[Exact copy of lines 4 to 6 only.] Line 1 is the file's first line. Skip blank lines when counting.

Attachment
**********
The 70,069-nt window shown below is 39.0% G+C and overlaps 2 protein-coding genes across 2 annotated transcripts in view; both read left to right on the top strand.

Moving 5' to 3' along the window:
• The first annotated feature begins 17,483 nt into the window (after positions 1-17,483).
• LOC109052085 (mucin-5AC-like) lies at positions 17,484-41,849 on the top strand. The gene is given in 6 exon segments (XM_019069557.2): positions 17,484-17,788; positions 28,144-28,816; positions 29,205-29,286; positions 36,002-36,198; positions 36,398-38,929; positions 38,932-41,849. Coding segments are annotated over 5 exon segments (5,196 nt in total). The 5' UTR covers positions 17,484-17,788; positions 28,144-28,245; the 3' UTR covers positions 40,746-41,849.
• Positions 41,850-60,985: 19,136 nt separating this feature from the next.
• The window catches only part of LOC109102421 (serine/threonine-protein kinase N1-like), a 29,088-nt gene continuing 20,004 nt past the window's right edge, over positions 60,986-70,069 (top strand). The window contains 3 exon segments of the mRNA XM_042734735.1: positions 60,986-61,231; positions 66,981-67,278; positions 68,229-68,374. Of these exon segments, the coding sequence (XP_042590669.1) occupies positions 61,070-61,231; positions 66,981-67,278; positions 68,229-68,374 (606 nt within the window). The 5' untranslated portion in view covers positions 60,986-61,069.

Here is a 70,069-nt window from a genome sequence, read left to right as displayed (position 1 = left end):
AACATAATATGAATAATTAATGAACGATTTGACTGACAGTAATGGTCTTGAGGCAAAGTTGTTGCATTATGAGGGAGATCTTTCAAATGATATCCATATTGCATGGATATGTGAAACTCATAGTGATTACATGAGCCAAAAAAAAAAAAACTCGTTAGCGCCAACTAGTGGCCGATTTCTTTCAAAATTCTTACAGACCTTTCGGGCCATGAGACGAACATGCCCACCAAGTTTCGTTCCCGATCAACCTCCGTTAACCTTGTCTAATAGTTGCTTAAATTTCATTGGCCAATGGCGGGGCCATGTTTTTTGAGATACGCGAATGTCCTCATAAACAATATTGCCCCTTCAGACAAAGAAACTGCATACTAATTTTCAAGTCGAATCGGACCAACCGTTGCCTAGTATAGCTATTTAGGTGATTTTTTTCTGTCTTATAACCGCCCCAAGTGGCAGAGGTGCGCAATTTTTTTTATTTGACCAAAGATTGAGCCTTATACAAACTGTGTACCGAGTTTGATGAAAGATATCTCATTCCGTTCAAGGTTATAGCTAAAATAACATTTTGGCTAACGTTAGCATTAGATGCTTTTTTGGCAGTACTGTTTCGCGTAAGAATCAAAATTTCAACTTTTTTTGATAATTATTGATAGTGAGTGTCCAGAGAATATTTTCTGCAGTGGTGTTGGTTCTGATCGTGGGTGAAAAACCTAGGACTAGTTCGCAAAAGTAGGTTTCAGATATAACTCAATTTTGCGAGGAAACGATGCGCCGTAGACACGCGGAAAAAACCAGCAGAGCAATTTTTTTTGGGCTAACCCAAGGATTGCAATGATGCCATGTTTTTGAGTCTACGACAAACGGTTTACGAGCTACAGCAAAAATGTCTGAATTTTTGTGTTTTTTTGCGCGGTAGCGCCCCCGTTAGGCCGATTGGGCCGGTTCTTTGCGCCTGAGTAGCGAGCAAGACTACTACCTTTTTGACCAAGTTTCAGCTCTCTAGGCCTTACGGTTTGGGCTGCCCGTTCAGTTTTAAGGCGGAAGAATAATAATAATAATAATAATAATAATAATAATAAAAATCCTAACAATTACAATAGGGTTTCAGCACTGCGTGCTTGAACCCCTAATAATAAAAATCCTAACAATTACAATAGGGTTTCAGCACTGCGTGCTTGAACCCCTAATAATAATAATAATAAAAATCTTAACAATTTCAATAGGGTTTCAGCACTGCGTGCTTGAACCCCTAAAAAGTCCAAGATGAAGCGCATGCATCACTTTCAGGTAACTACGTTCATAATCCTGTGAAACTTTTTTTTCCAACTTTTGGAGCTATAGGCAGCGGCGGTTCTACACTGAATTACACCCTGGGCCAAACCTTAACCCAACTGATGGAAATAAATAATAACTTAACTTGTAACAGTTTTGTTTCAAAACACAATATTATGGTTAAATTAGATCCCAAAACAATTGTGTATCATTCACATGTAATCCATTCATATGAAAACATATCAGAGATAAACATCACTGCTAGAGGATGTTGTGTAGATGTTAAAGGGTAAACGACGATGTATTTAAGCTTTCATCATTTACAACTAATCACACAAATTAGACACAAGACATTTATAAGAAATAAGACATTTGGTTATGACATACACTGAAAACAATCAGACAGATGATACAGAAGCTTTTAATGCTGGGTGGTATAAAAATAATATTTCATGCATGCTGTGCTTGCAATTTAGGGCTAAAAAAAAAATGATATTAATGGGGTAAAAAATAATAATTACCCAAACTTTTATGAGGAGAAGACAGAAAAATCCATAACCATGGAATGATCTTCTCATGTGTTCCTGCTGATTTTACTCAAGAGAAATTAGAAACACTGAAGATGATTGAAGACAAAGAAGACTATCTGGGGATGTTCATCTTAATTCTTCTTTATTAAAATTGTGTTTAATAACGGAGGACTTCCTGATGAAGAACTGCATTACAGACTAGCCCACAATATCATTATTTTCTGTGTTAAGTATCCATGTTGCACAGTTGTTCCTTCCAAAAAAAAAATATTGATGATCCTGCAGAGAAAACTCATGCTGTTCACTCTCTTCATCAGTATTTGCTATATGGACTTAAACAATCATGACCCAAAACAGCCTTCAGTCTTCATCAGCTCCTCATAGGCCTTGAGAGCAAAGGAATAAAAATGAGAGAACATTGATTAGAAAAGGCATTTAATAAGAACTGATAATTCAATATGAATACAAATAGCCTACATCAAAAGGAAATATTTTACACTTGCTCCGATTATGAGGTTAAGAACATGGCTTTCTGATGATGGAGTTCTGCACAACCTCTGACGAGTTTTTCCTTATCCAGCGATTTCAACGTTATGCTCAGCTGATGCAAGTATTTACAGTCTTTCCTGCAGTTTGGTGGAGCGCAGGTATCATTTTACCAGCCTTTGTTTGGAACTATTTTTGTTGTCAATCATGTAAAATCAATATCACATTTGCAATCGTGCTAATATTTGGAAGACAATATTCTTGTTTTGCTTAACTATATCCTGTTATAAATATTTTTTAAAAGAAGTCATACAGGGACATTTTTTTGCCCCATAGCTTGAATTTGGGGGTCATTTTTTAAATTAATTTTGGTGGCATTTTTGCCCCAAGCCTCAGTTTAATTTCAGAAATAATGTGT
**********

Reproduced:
• LOC109052085 (mucin-5AC-like) lies at positions 17,484-41,849 on the top strand. The gene is given in 6 exon segments (XM_019069557.2): positions 17,484-17,788; positions 28,144-28,816; positions 29,205-29,286; positions 36,002-36,198; positions 36,398-38,929; positions 38,932-41,849. Coding segments are annotated over 5 exon segments (5,196 nt in total). The 5' UTR covers positions 17,484-17,788; positions 28,144-28,245; the 3' UTR covers positions 40,746-41,849.
• Positions 41,850-60,985: 19,136 nt separating this feature from the next.
• The window catches only part of LOC109102421 (serine/threonine-protein kinase N1-like), a 29,088-nt gene continuing 20,004 nt past the window's right edge, over positions 60,986-70,069 (top strand). The window contains 3 exon segments of the mRNA XM_042734735.1: positions 60,986-61,231; positions 66,981-67,278; positions 68,229-68,374. Of these exon segments, the coding sequence (XP_042590669.1) occupies positions 61,070-61,231; positions 66,981-67,278; positions 68,229-68,374 (606 nt within the window). The 5' untranslated portion in view covers positions 60,986-61,069.